A new study conducted by researchers from the Barcelona Institute for Global Health explored how different environments may impact how kids grow.
“Our findings indicate that increased early-life residential exposure to vegetation is positively associated with early childhood developmental outcomes, and that associations may be stronger for residential exposure to tree cover relative to grass cover,” the researchers wrote. “Our results further indicate that childhood development may be negatively associated with residential exposure to paved surfaces.”
Environment impacts development
For the study, the researchers analyzed data from over 27,500 children who were part of a large birth cohort study in the Vancouver area between 2000 and 2005. The study tracked the children’s development from the time they were born through kindergarten.
By the time they were five, the participants' kindergarten teachers reported on their communication skills, emotional maturity, physical health and well-being, general knowledge, and language and cognitive development. In looking at maps of where the children lived, the team was able to compare their developmental outcomes to their residential areas.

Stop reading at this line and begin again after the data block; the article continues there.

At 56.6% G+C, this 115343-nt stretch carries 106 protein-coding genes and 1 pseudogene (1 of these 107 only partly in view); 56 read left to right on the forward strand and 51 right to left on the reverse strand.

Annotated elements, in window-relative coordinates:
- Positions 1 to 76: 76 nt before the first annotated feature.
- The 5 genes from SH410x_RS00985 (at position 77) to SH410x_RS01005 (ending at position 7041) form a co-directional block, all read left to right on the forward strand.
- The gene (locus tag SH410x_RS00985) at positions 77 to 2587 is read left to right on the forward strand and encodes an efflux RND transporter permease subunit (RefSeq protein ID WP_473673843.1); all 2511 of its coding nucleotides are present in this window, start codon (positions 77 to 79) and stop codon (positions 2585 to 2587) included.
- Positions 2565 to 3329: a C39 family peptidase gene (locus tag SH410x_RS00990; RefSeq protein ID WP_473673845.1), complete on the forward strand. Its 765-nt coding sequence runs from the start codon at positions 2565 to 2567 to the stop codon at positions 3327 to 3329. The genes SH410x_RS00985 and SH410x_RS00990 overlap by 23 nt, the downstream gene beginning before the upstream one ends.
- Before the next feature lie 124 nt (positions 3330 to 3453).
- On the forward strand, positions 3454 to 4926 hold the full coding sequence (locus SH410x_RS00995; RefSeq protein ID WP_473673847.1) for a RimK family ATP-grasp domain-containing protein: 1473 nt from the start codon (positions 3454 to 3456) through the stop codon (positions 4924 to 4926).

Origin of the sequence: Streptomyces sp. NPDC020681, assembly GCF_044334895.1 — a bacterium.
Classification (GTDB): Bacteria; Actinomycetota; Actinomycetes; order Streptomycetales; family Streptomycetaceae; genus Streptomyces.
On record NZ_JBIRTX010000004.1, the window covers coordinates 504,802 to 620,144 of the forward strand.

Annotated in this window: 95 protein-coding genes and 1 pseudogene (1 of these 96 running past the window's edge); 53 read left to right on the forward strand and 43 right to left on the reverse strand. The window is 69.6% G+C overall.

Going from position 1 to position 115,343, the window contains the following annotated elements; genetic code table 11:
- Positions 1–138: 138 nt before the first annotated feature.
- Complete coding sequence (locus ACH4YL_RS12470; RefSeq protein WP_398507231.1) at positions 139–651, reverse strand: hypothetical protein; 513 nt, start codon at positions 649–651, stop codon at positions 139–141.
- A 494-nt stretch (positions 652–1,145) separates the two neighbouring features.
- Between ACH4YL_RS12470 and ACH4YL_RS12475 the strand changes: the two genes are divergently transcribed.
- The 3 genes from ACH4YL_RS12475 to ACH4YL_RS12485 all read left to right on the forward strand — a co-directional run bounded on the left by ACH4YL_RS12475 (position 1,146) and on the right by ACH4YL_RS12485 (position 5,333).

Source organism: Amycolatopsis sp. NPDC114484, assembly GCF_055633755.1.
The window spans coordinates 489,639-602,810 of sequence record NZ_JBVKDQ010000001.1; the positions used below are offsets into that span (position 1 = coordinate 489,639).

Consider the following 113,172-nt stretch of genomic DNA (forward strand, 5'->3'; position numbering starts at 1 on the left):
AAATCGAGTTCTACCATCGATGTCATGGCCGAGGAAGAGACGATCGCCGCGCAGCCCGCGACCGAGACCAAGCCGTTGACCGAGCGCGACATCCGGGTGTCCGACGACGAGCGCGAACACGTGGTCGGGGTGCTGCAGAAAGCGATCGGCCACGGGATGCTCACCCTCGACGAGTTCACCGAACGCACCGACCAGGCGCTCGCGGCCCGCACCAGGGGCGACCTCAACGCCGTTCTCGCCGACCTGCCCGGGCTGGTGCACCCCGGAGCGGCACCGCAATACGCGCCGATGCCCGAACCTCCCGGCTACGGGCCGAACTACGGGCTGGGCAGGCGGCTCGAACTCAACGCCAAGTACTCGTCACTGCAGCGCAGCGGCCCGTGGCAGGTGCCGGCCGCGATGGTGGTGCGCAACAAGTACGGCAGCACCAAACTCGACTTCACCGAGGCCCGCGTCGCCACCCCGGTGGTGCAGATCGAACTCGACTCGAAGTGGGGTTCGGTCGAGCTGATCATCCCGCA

They learned that children were more likely to have high developmental scores when they had the greatest exposure to greenery – including trees and grass. However, the best association between environment and development came when children lived the closest to tree-filled spaces.
While green spaces were found to be beneficial for kids’ development, the opposite was also found to be true. Children who lived in areas that were heavily paved were more likely to have lower developmental scores.
“Because we assessed different types of vegetation, our findings contribute to an improved understanding of associations between exposure to green spaces and early childhood development,” said researcher Ingrid Jarvis.
Converting paved spaces may be the answer
Moving forward, the team hopes these findings highlight the benefits associated with living close to green spaces – especially those that have a lot of trees.
“Taken together, our findings suggest that converting paved surfaces to green spaces and, in particular, increasing the amount of trees in neighborhoods may have positive effects on early childhood health and development,” said researcher Matilda van Bosch. “Even minor individual gains in childhood could lead to important public health benefits across the life course.”